Talking to children about death is a difficult topic to write about. I am not a child psychology expert, nor do I pretend to be, and neither Katie’s nor my experiences required having to tell small children that one of their parents was terminally ill. This is, however, an important matter to address so we’ve included links to other resources, followed by a short summary of my experience talking to my older children.
What the Experts Say
Below are links to articles and resources written by licensed therapists regarding how to communicate with kids about death. Their counsel rings true and I hope these will be useful resources for anyone who needs it.
When Kris was first diagnosed with pancreatic cancer, my kids were older, ranging in age from 14 to 23. Though they knew of her stage four diagnosis, we didn’t go into a lot of details partly because Kris didn’t want me to and partly because we just didn’t have many details to share. The doctors never estimated how much time she had left, and that was a good thing for us as it was one less detail we didn’t have to fret over not sharing. In addition, her treatment seemed to be cutting the cancer down so we hoped that she would be part of the one percent that could survive, and we could avoid having to discuss the worst outcome.
As time passed, however, I began to strongly feel the need to at least suggest that this cancer journey may not end the way we all wanted it to. I’m so glad I acted on those promptings because it wasn’t too long after those conversations that Kris’ health started to rapidly decline.
I don’t remember all the exact words I used, but I remember feeling the need to be as open and honest as I could. I was especially conscious of the young teenager at home. She is smart and perceptive and was the only one of our kids at home to see her mom’s day-to-day health and activities and how they changed from her diagnosis until her death. If I had tried to sugarcoat anything, she would have seen right through it.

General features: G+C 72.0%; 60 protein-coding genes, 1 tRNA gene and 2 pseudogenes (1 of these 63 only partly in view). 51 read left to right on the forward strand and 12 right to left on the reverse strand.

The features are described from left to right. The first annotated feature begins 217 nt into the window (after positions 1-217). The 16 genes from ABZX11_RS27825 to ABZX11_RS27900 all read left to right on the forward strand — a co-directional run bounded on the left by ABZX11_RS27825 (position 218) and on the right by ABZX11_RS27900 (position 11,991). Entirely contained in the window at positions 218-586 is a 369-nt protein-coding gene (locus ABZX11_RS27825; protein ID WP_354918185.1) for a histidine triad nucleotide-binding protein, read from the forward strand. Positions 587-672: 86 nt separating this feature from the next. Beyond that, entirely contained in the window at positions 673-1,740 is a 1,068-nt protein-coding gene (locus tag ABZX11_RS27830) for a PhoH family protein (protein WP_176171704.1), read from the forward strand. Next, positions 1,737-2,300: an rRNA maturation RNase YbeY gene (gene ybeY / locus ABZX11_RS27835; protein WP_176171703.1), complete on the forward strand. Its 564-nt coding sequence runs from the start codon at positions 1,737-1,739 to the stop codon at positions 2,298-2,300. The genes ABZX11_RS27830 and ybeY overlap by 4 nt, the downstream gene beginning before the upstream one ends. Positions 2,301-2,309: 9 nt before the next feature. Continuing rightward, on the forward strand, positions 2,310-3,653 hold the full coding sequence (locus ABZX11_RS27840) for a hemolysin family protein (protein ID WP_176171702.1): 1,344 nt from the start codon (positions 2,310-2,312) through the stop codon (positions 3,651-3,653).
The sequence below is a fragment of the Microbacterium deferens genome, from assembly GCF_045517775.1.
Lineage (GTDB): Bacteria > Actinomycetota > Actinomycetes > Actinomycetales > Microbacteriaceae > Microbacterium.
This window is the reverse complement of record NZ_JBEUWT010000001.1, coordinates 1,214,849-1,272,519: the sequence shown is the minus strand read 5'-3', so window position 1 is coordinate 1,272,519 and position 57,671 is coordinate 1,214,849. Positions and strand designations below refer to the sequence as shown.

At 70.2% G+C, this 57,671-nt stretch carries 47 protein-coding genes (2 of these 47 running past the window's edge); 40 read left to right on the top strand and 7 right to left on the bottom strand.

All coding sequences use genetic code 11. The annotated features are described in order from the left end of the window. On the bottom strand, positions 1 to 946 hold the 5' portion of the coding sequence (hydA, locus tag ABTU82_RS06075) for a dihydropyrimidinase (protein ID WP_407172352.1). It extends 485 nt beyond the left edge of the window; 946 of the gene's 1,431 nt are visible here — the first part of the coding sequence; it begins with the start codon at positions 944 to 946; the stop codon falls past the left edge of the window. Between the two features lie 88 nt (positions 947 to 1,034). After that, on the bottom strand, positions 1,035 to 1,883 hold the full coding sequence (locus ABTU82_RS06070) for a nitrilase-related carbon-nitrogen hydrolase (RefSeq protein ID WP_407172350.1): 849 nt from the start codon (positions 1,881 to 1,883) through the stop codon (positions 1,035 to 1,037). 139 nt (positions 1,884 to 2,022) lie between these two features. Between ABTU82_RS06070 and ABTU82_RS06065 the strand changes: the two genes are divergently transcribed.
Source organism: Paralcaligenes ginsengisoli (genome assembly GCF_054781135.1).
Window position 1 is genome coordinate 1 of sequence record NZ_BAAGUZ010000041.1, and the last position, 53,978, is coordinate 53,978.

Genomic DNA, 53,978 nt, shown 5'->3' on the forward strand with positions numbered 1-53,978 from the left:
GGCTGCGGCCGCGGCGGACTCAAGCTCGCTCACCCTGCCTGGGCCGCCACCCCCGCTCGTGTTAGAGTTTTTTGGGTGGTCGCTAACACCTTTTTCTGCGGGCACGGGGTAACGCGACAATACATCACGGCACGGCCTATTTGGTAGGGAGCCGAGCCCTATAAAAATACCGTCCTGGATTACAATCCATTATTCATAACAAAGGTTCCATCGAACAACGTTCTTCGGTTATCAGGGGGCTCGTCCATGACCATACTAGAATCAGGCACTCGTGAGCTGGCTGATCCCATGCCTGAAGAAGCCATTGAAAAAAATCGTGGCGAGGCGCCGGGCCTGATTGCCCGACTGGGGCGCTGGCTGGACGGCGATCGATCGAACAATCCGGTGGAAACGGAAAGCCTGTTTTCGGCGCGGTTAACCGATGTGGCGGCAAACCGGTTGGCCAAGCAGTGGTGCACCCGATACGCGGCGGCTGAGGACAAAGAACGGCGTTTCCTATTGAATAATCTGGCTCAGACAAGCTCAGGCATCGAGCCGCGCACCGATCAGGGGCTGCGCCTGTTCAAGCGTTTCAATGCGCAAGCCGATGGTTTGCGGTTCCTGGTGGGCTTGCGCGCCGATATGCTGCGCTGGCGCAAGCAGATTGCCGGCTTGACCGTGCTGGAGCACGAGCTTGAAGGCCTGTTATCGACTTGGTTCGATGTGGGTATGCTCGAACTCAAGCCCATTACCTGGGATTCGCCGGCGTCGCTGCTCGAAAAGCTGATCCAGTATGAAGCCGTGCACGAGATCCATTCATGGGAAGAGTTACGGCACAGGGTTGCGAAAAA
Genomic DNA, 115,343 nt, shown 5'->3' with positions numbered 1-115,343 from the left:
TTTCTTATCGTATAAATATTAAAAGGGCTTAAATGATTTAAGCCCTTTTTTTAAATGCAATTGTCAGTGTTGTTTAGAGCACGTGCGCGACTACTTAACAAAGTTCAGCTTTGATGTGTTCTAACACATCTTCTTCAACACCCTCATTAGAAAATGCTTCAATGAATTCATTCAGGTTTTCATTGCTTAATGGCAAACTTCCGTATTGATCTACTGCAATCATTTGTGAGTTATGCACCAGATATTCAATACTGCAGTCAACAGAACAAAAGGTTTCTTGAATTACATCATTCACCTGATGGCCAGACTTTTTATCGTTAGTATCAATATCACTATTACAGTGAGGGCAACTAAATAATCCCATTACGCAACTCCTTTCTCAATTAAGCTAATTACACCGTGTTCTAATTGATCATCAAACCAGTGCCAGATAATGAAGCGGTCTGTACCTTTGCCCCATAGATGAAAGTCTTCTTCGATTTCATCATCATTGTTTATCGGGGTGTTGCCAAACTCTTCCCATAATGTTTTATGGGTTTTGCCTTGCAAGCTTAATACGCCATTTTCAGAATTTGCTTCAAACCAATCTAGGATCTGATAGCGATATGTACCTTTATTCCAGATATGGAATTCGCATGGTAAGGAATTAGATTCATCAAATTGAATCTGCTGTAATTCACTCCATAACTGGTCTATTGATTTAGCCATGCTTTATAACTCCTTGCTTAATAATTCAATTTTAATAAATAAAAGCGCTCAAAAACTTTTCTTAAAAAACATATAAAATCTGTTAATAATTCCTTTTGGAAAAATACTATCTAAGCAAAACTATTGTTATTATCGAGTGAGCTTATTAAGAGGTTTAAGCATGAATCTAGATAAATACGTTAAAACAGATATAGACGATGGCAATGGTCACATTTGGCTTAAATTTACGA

There is no getting around that those were difficult discussions. I was scared and nervous because I wasn’t sure what to say or share. I was also not sure how the kids would handle it nor how I could possibly comfort them. One of my kids has since shared how helpful it was to have that conversation. She was a first-year college student and up until then she said the thought of mom dying never crossed her mind. After our talk she began to mentally and emotionally prepare herself and that helped her get a head start on the grieving process.
Based on my experience, even though it was with older kids, the advice from the above articles that really resonated with me and that I would want to emphasize is honesty. Telling the truth and using words like death or dead may sound harsh, but if we try to minimize it by using common slang like “pass away” or “went to sleep”, it might be confusing and misleading.
Of course, they’ll need to understand what death and dead mean so taking everyday life opportunities to introduce the idea seems helpful. In the Parents.com article, for example, it was suggested that talking about fruit going bad or dead houseplants are good ways to introduce death. Talking about death as it comes up in movies or when a neighbor dies are other ways to prepare kids now for a death that will impact them directly in the future.
If you need further assistance or guidance, contact Prepare Your Affairs at email@example.com.
If you have little ones at home, read through the above articles and others that you may find on your own. Talk with your spouse or parents about how best to introduce the concept of death with your children.
If you have older kids, talk to them about death. Have they ever imagined what life will be like without a loved one? What has been their experience with death so far in their life? Is there anything you can do now to prepare them for life without you, another parent, or other close family members?
Corey and Katie entered widowhood in 2016 after losing spouses to cancer. They met and connected in a widow/widower support group and later married. One of the principles they learned from their own experiences and those of other surviving spouses is that the more prepared a surviving spouse is on a financial, legal, emotional, and practical level, the better they will adjust to widowhood. They will maintain their independence and control of their assets and be freer to properly grieve and move forward in life. Conversely, those who are not prepared are more likely to have their lives flipped upside down. They may need to move and uproot kids because they can't afford the mortgage, rely on family or other charities to financially support them, and/or change jobs to allow them to better serve as a single parent. We hope to share what we've learned and help other families properly get their affairs in order and be prepared with confidence, peace of mind, and in control of their assets.